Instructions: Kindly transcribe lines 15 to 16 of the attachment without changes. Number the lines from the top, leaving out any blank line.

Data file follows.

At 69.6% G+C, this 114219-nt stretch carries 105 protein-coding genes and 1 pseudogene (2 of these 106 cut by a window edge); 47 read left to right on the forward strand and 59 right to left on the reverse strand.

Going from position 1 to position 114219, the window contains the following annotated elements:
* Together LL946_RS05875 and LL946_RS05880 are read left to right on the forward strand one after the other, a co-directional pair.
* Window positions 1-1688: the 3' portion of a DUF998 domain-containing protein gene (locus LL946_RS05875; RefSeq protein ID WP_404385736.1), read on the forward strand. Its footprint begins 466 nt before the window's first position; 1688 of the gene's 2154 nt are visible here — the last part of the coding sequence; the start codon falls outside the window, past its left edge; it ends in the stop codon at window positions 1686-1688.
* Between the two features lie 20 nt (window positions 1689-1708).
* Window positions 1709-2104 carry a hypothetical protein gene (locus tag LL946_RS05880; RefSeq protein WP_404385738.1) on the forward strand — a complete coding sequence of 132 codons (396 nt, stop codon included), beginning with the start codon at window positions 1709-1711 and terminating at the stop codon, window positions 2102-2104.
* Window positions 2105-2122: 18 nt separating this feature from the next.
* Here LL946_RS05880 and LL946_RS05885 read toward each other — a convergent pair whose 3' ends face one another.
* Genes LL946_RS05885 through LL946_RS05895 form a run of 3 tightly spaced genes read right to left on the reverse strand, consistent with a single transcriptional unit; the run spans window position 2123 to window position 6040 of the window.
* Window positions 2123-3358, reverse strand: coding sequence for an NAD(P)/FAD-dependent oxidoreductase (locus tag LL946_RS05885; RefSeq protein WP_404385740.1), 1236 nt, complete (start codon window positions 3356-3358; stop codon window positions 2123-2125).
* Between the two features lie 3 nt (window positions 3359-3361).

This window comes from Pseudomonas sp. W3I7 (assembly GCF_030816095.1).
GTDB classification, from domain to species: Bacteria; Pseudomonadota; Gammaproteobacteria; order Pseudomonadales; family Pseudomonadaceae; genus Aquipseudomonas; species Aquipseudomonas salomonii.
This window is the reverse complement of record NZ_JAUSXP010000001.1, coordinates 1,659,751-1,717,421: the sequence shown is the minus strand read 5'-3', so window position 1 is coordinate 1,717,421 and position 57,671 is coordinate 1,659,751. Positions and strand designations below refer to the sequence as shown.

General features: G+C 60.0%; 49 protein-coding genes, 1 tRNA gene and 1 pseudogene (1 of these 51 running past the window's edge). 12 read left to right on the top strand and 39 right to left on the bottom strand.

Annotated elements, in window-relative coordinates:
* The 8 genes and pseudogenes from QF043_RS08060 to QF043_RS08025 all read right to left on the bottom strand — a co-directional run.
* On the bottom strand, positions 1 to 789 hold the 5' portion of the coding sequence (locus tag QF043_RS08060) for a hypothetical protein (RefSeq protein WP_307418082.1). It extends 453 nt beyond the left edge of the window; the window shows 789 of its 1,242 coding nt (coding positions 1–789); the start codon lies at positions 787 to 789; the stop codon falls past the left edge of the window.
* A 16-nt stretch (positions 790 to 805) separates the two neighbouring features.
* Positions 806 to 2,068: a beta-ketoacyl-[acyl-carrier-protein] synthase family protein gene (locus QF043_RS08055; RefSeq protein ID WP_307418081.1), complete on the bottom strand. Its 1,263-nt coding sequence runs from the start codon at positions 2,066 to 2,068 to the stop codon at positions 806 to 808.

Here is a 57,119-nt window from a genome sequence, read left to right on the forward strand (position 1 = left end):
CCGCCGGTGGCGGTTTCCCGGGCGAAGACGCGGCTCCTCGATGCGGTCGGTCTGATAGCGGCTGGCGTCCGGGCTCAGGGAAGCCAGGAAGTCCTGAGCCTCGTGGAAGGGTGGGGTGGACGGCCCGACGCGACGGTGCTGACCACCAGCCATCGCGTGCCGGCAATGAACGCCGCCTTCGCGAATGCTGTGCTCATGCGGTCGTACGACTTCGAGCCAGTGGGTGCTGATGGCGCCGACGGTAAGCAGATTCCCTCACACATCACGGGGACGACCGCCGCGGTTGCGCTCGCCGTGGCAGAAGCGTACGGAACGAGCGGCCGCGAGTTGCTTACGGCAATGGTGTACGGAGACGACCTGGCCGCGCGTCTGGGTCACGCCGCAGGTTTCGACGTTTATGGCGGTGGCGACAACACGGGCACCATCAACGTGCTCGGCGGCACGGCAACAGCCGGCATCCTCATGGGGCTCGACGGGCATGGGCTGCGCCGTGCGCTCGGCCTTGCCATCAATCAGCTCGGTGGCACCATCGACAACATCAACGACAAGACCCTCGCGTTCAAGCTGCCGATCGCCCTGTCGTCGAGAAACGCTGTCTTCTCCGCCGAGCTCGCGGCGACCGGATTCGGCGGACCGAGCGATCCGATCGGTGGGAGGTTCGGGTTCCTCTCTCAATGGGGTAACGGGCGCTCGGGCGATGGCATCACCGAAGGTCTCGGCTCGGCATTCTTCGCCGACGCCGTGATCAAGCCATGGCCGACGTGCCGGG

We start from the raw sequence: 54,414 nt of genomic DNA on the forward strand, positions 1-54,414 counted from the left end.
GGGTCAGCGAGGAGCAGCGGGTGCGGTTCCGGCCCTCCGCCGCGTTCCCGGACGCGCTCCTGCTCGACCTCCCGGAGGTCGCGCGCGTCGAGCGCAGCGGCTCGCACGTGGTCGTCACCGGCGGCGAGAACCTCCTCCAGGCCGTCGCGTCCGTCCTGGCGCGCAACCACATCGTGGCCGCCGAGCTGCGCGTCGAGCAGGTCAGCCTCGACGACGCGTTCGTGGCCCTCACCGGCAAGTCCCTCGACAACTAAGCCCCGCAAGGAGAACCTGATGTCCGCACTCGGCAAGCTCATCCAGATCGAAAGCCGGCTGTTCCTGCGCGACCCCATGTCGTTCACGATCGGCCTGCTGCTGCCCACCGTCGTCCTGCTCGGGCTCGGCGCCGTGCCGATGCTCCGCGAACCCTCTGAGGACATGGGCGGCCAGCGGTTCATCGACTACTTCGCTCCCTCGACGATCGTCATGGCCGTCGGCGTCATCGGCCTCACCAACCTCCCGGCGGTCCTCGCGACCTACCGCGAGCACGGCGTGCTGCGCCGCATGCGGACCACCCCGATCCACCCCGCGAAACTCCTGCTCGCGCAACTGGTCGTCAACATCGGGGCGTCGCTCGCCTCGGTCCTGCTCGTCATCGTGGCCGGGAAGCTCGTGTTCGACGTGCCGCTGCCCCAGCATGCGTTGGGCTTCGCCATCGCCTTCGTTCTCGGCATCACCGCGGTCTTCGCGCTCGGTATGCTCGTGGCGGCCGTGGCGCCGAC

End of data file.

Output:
General features: G+C 60.0%; 49 protein-coding genes, 1 tRNA gene and 1 pseudogene (1 of these 51 running past the window's edge). 12 read left to right on the top strand and 39 right to left on the bottom strand.

Annotated elements, in window-relative coordinates: